Opening a salon is a feat to be proud of. It means you’ve been through the hard work in school and passed your certification and board exams. Now, it’s time for the next step. Whether you choose to move into an existing salon or start your own salon, there are a lot of things to know.

Working in a salon can certainly have its challenges. While you may love what you do, you will be faced with days that can be difficult. Before you start your salon career, take a look at these things that you need to know.

Time on Your Feet

Salon Career

Working in a salon means a lot of time standing on your feet. It’s the nature of the job. Salons are known for their employees working a lot of really hard hours. During that time, you will likely get minimal time to just sit down and relax. The time on your feet and the time standing and moving in sometimes awkward positions can do a number on your body.

According to the Denver Spine Center, sitting or standing for long periods of time can affect your posture and place stress on areas like your neck and back. You’re often looking down or possibly even hunching over. You may need to be sure to schedule some time for your personal care. Things like chiropractor visits, massages, and even stretching could be beneficial.

Look the Part

Hairstylists typically have a bit of an open dress code. However, some salons do require certain uniforms or styles just to make sure everyone looks nice. You will find that black pants are a common requirement. White House Black Market black skinny jeans are comfortable and stylish. When you need to look the part, you don’t have to be miserable in pants that don’t feel good.

You can easily dress up your style with a nice top. The key here is to try to look nice and professional while still being comfortable for the long day of work you are likely facing.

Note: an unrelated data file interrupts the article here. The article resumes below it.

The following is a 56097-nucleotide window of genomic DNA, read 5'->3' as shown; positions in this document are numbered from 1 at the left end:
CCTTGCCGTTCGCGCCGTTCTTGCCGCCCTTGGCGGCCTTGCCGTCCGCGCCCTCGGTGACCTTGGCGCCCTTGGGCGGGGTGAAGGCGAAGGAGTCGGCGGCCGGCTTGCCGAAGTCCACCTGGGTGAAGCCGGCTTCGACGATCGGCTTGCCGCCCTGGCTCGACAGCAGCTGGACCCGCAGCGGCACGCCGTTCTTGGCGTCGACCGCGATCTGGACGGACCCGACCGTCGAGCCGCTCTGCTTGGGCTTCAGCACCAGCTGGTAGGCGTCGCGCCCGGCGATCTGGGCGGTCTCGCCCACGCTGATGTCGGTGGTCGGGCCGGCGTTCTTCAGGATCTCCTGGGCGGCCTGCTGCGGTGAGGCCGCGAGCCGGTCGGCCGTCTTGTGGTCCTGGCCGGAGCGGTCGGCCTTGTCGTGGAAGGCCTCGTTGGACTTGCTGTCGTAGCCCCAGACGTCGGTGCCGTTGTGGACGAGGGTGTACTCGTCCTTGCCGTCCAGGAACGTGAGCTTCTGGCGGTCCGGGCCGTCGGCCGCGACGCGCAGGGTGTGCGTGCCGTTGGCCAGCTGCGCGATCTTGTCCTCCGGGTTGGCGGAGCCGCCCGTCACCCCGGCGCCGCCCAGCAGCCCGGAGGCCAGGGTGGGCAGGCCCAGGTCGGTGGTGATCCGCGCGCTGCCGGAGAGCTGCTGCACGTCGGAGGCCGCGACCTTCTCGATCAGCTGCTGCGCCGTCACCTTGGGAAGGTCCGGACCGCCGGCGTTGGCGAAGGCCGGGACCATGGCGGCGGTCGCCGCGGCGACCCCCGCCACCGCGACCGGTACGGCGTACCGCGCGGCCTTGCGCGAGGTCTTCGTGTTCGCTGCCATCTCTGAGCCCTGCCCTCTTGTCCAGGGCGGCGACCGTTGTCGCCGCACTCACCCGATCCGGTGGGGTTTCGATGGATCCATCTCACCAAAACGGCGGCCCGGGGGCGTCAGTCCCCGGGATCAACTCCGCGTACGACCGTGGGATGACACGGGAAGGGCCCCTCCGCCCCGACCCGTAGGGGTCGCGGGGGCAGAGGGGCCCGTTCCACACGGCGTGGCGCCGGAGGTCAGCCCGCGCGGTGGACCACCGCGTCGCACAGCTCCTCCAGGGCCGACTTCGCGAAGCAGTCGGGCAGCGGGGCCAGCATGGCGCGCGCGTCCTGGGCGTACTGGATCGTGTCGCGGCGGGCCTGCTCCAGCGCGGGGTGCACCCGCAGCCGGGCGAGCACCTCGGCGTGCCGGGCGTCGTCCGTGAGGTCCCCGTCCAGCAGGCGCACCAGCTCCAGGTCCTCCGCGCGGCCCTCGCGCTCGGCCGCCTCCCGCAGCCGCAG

Customer Accountability

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Working in a salon places you in a unique position. Customers schedule appointments with you so that you make money. The problem is that when a customer doesn’t show up, you don’t get paid. When they don’t bother to call and cancel so you can fill the spot, you’re left with lost time and income.

It can certainly work in your favor to choose some sort of accountability for your customers. Maybe you give them a one-time grace pass. After all, life happens. However, you will find that many salons are now requiring booking with a deposit or a credit card so they can be held accountable if they don’t follow the cancellation policy. This is something you will most likely work out as you go, but you should be aware.

They Chose You

A salon career can be incredibly rewarding. As you build up your client base, you have the opportunity to prove yourself. How you treat your clients will say a lot about you. Remember that those clients chose you out of a large pool of options. Something drew them to you, and you rely on clients to keep your business operational.

While you don’t have to let clients take advantage of you or treat you poorly, you want to remember to value them. Part of being successful is selling your value to those around you. On that same note, be sure to market yourself with that attitude. Share photos of your work, always have business cards handy, and be involved so you can get your name out there more.

Good luck with your salon career. You will do great!


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